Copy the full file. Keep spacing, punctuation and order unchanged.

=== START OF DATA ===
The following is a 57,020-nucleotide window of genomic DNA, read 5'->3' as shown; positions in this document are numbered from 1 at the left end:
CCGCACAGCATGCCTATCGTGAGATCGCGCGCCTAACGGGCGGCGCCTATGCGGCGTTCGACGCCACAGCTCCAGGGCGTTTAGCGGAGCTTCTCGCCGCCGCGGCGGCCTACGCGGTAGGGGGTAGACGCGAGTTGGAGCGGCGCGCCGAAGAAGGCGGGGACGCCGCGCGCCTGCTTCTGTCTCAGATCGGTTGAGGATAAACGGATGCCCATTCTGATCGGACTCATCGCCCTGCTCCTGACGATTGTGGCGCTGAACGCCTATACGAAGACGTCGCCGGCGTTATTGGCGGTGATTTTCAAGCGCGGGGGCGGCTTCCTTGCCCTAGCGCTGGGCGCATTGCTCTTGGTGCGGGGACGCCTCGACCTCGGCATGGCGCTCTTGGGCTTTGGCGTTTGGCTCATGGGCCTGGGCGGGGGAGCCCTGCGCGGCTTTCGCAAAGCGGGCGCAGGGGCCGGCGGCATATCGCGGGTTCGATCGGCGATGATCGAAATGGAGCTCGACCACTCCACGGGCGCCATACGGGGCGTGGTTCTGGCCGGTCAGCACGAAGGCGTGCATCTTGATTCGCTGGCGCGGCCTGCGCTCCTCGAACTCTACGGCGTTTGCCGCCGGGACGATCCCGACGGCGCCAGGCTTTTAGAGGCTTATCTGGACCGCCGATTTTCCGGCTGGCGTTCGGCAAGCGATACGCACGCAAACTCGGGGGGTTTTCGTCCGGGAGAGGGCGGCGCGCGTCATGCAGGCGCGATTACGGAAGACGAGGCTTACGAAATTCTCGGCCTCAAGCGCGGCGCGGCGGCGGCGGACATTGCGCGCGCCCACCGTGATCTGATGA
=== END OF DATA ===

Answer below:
The following is a 57,020-nucleotide window of genomic DNA, read 5'->3' as shown; positions in this document are numbered from 1 at the left end:
CCGCACAGCATGCCTATCGTGAGATCGCGCGCCTAACGGGCGGCGCCTATGCGGCGTTCGACGCCACAGCTCCAGGGCGTTTAGCGGAGCTTCTCGCCGCCGCGGCGGCCTACGCGGTAGGGGGTAGACGCGAGTTGGAGCGGCGCGCCGAAGAAGGCGGGGACGCCGCGCGCCTGCTTCTGTCTCAGATCGGTTGAGGATAAACGGATGCCCATTCTGATCGGACTCATCGCCCTGCTCCTGACGATTGTGGCGCTGAACGCCTATACGAAGACGTCGCCGGCGTTATTGGCGGTGATTTTCAAGCGCGGGGGCGGCTTCCTTGCCCTAGCGCTGGGCGCATTGCTCTTGGTGCGGGGACGCCTCGACCTCGGCATGGCGCTCTTGGGCTTTGGCGTTTGGCTCATGGGCCTGGGCGGGGGAGCCCTGCGCGGCTTTCGCAAAGCGGGCGCAGGGGCCGGCGGCATATCGCGGGTTCGATCGGCGATGATCGAAATGGAGCTCGACCACTCCACGGGCGCCATACGGGGCGTGGTTCTGGCCGGTCAGCACGAAGGCGTGCATCTTGATTCGCTGGCGCGGCCTGCGCTCCTCGAACTCTACGGCGTTTGCCGCCGGGACGATCCCGACGGCGCCAGGCTTTTAGAGGCTTATCTGGACCGCCGATTTTCCGGCTGGCGTTCGGCAAGCGATACGCACGCAAACTCGGGGGGTTTTCGTCCGGGAGAGGGCGGCGCGCGTCATGCAGGCGCGATTACGGAAGACGAGGCTTACGAAATTCTCGGCCTCAAGCGCGGCGCGGCGGCGGCGGACATTGCGCGCGCCCACCGTGATCTGATGA